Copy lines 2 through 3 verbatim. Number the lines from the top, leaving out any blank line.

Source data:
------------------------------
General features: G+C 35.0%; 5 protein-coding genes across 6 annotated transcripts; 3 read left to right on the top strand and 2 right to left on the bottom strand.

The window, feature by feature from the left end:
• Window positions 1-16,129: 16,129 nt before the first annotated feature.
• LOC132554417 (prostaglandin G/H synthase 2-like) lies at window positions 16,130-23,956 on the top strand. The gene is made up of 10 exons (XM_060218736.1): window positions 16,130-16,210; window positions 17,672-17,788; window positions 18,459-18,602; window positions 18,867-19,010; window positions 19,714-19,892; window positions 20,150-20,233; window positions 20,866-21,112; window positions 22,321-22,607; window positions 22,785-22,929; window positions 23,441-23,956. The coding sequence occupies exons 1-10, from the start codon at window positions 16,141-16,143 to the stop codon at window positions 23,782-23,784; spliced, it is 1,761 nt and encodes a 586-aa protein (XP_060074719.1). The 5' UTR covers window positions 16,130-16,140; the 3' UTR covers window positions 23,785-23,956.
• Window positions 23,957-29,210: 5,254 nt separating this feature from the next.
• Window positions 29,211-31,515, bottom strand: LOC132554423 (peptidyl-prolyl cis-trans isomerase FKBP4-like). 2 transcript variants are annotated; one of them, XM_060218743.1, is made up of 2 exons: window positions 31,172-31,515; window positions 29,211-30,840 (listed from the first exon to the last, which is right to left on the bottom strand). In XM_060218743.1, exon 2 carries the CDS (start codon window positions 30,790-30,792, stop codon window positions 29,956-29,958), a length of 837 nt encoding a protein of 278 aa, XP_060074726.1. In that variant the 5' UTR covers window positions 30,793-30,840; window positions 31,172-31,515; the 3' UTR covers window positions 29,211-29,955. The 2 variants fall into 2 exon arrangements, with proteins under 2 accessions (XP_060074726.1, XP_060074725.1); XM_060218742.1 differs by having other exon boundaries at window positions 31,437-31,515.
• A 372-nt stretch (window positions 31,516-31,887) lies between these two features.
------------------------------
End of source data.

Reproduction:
The window, feature by feature from the left end:
• Window positions 1-16,129: 16,129 nt before the first annotated feature.